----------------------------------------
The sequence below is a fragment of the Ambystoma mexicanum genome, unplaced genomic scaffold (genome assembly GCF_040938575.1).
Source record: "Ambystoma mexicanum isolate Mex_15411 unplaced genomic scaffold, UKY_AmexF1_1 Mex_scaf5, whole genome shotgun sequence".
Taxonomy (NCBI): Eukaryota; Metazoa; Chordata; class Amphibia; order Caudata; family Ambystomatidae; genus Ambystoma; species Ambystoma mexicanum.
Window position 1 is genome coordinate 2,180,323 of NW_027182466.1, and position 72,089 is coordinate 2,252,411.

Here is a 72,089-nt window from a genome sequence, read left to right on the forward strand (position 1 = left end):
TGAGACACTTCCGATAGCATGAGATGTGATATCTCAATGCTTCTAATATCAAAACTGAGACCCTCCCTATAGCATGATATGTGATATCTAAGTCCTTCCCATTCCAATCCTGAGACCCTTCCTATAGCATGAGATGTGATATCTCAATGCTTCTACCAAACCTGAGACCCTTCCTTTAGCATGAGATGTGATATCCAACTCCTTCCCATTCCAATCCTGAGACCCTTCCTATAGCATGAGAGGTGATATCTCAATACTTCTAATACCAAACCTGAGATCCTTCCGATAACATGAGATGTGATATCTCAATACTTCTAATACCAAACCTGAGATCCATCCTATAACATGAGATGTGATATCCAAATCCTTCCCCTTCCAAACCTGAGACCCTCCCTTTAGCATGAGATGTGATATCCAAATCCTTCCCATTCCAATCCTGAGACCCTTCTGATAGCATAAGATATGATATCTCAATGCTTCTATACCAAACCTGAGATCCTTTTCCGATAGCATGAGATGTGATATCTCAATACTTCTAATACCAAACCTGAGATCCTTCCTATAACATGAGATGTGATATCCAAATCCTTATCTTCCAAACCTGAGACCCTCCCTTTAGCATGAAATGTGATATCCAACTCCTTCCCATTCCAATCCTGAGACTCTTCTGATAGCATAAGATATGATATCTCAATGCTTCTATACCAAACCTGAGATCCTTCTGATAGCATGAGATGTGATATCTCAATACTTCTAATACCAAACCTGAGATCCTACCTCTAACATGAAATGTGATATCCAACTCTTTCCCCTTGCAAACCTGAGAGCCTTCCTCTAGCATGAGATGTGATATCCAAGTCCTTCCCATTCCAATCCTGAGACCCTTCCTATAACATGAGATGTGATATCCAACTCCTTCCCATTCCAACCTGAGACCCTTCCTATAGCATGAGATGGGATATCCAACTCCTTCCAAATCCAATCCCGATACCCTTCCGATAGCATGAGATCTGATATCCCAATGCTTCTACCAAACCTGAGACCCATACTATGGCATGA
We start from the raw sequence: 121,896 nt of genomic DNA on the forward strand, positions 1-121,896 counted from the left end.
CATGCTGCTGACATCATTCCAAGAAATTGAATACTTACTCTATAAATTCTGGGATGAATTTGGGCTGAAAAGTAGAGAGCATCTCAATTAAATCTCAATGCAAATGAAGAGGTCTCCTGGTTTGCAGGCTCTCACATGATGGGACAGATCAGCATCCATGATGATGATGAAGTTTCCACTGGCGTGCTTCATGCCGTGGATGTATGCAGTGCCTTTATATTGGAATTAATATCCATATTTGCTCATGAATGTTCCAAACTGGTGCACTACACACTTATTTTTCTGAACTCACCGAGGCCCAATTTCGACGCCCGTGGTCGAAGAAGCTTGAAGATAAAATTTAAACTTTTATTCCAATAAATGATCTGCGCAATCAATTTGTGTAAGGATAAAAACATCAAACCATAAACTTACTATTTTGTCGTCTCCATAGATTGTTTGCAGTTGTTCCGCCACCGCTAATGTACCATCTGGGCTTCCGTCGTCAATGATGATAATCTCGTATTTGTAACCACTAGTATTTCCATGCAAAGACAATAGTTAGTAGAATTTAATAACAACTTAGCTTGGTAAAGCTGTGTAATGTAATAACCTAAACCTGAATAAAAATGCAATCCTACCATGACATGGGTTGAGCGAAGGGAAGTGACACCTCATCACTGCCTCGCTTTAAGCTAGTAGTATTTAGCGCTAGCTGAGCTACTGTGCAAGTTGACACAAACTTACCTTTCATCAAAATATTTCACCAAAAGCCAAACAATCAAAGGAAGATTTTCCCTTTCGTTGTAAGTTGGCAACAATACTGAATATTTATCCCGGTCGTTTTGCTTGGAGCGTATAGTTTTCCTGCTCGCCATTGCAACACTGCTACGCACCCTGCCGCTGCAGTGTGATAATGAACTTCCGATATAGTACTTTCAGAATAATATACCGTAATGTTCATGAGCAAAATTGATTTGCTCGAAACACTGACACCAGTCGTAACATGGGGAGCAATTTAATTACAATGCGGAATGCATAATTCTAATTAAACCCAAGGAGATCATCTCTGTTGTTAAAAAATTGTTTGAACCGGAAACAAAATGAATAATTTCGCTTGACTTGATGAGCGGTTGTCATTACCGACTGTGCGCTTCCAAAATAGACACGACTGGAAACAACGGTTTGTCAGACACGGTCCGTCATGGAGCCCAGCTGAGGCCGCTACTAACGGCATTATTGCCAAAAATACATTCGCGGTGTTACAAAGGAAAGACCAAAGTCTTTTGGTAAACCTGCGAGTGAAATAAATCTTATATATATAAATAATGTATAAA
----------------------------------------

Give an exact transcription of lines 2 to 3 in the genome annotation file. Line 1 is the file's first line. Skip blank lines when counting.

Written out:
Source record: "Ambystoma mexicanum isolate Mex_15411 unplaced genomic scaffold, UKY_AmexF1_1 Mex_scaf5, whole genome shotgun sequence".
Taxonomy (NCBI): Eukaryota; Metazoa; Chordata; class Amphibia; order Caudata; family Ambystomatidae; genus Ambystoma; species Ambystoma mexicanum.